ARIEL exoplanet mission celebrates machine learning challenge and citizen science launch
ARIEL, an ESA mission to make the first large-scale survey of exoplanet atmospheres, has announced the winners of its first international Machine Learning Data Challenge and has launched a new project, ExoClocks, aimed at amateur astronomers and citizen scientists.
The winners of the Data Challenge, James Dawson (Team SpaceMeerkat), and Vadim Borisov (Team major_tom), were announced today at the EPSC-DPS Joint Meeting 2019 in Geneva. The pair topped the leader-board for the competition out of 112 registered individuals and teams. The Data Challenge, launched in April, tackled the problem of removing noise from exoplanet observations caused by starspots and by instrumentation.
Nikos Nikolaou of the UCL Centre for Exochemistry Data, who devised the competition, said, "The outcomes of the competition exceeded our expectations, both in terms of the quality of the technical solutions submitted and in the massive numbers of entries for the challenge, which rivaled participation in open machine learning competitions with large monetary prizes."
A dedicated session is being held today at EPSC-DPS 2019 to present the methodologies used by the winning teams to the exoplanet research community, in order to share advancements in computational statistics and machine learning. The five top-ranked teams have additionally been invited to present their solutions at the European Conference on Machine Learning (ECML-PKDD 2019) on Friday. The participation in both conferences aims to develop closer collaborations between exoplanet researchers and the machine learning and statistics communities.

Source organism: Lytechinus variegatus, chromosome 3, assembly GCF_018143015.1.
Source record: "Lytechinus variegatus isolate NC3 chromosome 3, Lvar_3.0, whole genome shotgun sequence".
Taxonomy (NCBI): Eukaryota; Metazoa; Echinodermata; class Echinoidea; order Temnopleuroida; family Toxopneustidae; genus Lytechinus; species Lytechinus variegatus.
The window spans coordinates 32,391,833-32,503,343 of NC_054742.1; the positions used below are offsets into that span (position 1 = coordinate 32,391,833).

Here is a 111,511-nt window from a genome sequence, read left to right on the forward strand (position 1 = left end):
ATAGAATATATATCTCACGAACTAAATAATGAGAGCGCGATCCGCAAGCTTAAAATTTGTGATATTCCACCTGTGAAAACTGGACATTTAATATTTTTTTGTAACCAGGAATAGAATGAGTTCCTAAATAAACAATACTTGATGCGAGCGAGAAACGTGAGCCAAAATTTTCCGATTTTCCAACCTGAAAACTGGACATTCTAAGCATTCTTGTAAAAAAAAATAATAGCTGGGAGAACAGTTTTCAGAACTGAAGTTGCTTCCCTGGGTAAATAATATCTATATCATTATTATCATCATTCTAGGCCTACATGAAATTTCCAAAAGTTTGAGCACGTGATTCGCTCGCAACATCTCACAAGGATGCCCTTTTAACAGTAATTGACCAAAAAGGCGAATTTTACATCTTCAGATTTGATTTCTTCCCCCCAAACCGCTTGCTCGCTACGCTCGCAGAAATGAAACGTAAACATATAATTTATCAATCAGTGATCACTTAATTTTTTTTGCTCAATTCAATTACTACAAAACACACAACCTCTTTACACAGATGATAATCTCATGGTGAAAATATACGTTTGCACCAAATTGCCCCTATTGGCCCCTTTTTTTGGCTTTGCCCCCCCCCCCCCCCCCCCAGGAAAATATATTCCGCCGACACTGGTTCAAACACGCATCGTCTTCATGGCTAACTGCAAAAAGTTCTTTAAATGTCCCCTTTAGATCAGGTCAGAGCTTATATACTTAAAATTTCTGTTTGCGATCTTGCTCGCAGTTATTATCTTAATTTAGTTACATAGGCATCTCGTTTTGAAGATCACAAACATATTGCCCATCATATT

ARIEL has also launched the "ExoClock" project to collect measurements known as "light curves" that show the drop in intensity as a planet transits in front of its host star and blocks some of the light. When ARIEL starts its mission to observe 1000 exoplanets in 2028, it will need to have precise knowledge of the expected transit time of each planet that it observes. Transits can be measured using small and medium-scale telescopes and give key information about the exoplanets, including their size, orbit, mass and density. ExoClock aims to enlist the sizable and active amateur astronomy community around the world to gather large numbers of light curve observations and improve the accuracy of transit timings.
"This is the first open call to join the ExoClock project and we encourage all interested observers to become part of ESA's ARIEL mission. Every transit observation is unique and important. By participating in ExoClock, citizens all over the world can contribute to the success of the ARIEL mission," said Anastasia Kokori, who announced the launch of ExoClock at EPSC-DPS 2019.
The ExoClock platform includes target prioritization and an alert systemto maximize coverage of exoplanet targets and efficient use of resources. Users are given a personalized schedule based on their telescopes and their geographical location. The lightcurves submitted will be analyzed, published and credited on ExoClock website and may become part of scientific publications.
Experienced observers can register directly at exoclock.space and get started. For observers that are new to exoplanet transits, training is provided through the ExoWorlds Spies project (exoworldsspies.com). All online resources are currently available free of charge in English and in Greek.
Giovanna Tinetti, Principal Investigator for the ARIEL mission, said: "ARIEL is a challenging mission that's pushing the boundaries of exoplanet research. The Data Challenges and ExoClock project are enabling us to build a global community of collaborators with a diverse mix of skills and backgrounds. We look forward to working with them over the next few years to develop networks, tools and analysis techniques in preparation for the mission's launch in 2028."